And that’s it! Clicking on Create role and we can go back to our EKS cluster creation. The next time you want to create another cluster, you can reuse this very same role again.
Back to Cluster Creation
Even if your AWS account is brand new, there’s still default VPC ( Virtual Private Cloud) with a few subnets created within it. These are often spread across different AWS regions and you have to select at least two of them for it to be a cluster.
And select the default security group to allow most inbound and outbound traffic to go normally.
Click on Create and your Kubernetes cluster will be up and running in minutes. Once your cluster is created. You can always get an overview of it by going to EKS → Cluster → myCluster. Of course, the last part, the name of your cluster will be different.
The way EKS platform works is that it allows you to interact with the control plane at the plane’s API endpoint. Control plane is equivalent to the master nodes in vanilla Kubernetes clusters. It runs etcd, CAs and of course, the API server which you will use to control your Kubernetes cluster.
You will have to configure your kubectl and/or your dashboard to work with this API endpoint and once that is setup, you can start listing all your resources, deployments, etc, like you would do with a regular Kubernetes cluster.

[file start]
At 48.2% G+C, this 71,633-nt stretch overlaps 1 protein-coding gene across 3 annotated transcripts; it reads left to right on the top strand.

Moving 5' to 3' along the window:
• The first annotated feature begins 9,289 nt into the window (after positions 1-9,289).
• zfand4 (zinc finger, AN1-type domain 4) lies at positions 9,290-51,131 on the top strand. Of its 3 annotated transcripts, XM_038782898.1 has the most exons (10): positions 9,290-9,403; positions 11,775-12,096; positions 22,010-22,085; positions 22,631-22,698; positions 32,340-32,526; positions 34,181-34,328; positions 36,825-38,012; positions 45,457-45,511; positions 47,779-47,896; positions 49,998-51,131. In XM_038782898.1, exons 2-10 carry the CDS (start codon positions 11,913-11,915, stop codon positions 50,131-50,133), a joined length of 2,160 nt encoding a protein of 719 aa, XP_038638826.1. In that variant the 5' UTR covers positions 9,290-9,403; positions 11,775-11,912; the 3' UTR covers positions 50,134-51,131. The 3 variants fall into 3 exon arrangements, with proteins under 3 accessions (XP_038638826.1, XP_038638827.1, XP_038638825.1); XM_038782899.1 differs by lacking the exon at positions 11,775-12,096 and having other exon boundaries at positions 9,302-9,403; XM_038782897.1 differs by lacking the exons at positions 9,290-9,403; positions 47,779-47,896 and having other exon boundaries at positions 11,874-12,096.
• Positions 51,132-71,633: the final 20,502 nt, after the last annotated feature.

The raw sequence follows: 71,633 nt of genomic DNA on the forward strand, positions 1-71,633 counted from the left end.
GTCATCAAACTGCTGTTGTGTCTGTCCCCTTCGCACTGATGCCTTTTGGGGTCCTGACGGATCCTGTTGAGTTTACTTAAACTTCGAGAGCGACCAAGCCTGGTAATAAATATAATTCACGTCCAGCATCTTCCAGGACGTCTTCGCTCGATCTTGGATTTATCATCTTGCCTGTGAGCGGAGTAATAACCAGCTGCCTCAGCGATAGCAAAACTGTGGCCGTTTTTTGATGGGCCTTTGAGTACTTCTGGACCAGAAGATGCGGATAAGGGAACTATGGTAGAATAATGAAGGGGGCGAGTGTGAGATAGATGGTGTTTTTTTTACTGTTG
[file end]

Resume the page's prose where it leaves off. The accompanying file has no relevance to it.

If you don’t already have Kubectl installed on your computer, you can do so by following this link for Mac, Windows or your favorite Linux distro.
We would need an additional binary which would be AWS IAM authenticator binary for your platform. Download it from here and make it an executable.
Add it to one of your $PATH folders for example /usr/bin or /sbin or /usr/local/sbin. Or you can do as Amazon recommends and just add it to within your home directory and make $HOME a part of your PATH variable.
Next test if the binaries work.
$ aws-iam-authenticator help
Now, we need to configure these binaries so they can talk to our Kubernetes cluster securely. You can do it manually if you don’t want to set up AWS CLI, but that’s not a reliable approach. Which is why I mentioned in the prerequisites that AWS CLI was necessary. So, assuming you have installed it and configured it to work with your AWS account, run the following command:
Note:If you were already using kubectl to manage another Kubernetes cluster, with the configuration files at the default ~/.kube location. You might want to backup this folder before running the following command.
The name of your cluster would be different from “myCluster”, substitute that instead. The update-kubeconfig command will actually update your kubectl configuration by editing the files in the ~/.kube folder. If that location doesn’t exist, then it will create a new one for you.
Now you are ready to interface with your cluster.
Where to Next?
Now you are finally ready to add worker nodes using CloudFormation and deploy your application across all the regions you cluster’s VPC has access to. All this process can also be automated to the nth degree if you choose to use AWS CLI for everything from the creation of the cluster to deploying and scaling your apps.
Hope you found this tutorial helpful and insightful.